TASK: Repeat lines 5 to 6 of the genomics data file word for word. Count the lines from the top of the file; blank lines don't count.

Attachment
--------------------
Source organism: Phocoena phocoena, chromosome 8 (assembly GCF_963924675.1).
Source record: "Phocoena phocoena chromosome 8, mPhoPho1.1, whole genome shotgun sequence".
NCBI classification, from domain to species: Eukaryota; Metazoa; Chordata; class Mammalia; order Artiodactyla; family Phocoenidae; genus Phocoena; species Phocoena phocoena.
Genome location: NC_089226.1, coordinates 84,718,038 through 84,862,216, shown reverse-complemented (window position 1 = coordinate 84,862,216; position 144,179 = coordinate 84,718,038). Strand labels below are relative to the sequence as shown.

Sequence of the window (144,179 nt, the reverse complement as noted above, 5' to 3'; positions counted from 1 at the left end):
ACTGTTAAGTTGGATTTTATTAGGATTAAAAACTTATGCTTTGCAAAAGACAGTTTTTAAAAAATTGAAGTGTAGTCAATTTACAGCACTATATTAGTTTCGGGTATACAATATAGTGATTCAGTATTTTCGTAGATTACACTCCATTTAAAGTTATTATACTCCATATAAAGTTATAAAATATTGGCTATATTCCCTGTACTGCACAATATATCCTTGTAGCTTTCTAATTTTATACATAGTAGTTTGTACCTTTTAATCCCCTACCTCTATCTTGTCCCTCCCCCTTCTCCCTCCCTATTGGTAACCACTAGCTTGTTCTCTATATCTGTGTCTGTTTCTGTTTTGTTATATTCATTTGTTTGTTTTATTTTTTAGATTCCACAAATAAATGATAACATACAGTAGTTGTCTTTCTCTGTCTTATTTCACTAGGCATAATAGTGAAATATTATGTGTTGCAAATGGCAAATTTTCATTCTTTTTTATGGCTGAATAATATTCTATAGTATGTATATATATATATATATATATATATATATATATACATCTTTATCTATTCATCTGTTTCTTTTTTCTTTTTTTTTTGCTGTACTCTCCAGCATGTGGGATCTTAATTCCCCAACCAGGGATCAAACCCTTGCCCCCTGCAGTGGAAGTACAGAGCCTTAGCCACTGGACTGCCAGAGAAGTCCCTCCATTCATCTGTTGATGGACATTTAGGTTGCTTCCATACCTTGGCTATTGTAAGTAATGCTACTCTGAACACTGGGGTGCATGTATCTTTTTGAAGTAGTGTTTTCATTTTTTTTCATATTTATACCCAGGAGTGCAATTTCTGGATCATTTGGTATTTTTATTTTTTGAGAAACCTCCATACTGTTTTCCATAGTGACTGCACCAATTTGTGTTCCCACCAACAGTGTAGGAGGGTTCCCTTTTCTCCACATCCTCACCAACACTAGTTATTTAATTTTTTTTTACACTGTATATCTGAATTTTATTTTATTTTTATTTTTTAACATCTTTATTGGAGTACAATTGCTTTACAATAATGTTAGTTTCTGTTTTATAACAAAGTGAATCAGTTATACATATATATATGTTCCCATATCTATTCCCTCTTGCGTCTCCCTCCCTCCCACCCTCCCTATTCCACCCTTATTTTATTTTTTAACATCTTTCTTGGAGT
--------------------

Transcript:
Sequence of the window (144,179 nt, the reverse complement as noted above, 5' to 3'; positions counted from 1 at the left end):
ACTGTTAAGTTGGATTTTATTAGGATTAAAAACTTATGCTTTGCAAAAGACAGTTTTTAAAAAATTGAAGTGTAGTCAATTTACAGCACTATATTAGTTTCGGGTATACAATATAGTGATTCAGTATTTTCGTAGATTACACTCCATTTAAAGTTATTATACTCCATATAAAGTTATAAAATATTGGCTATATTCCCTGTACTGCACAATATATCCTTGTAGCTTTCTAATTTTATACATAGTAGTTTGTACCTTTTAATCCCCTACCTCTATCTTGTCCCTCCCCCTTCTCCCTCCCTATTGGTAACCACTAGCTTGTTCTCTATATCTGTGTCTGTTTCTGTTTTGTTATATTCATTTGTTTGTTTTATTTTTTAGATTCCACAAATAAATGATAACATACAGTAGTTGTCTTTCTCTGTCTTATTTCACTAGGCATAATAGTGAAATATTATGTGTTGCAAATGGCAAATTTTCATTCTTTTTTATGGCTGAATAATATTCTATAGTATGTATATATATATATATATATATATATATATATATACATCTTTATCTATTCATCTGTTTCTTTTTTCTTTTTTTTTTGCTGTACTCTCCAGCATGTGGGATCTTAATTCCCCAACCAGGGATCAAACCCTTGCCCCCTGCAGTGGAAGTACAGAGCCTTAGCCACTGGACTGCCAGAGAAGTCCCTCCATTCATCTGTTGATGGACATTTAGGTTGCTTCCATACCTTGGCTATTGTAAGTAATGCTACTCTGAACACTGGGGTGCATGTATCTTTTTGAAGTAGTGTTTTCATTTTTTTTCATATTTATACCCAGGAGTGCAATTTCTGGATCATTTGGTATTTTTATTTTTTGAGAAACCTCCATACTGTTTTCCATAGTGACTGCACCAATTTGTGTTCCCACCAACAGTGTAGGAGGGTTCCCTTTTCTCCACATCCTCACCAACACTAGTTATTTAATTTTTTTTTACACTGTATATCTGAATTTTATTTTATTTTTATTTTTTAACATCTTTATTGGAGTACAATTGCTTTACAATAATGTTAGTTTCTGTTTTATAACAAAGTGAATCAGTTATACATATATATATGTTCCCATATCTATTCCCTCTTGCGTCTCCCTCCCTCCCACCCTCCCTATTCCACCCTTATTTTATTTTTTAACATCTTTCTTGGAGT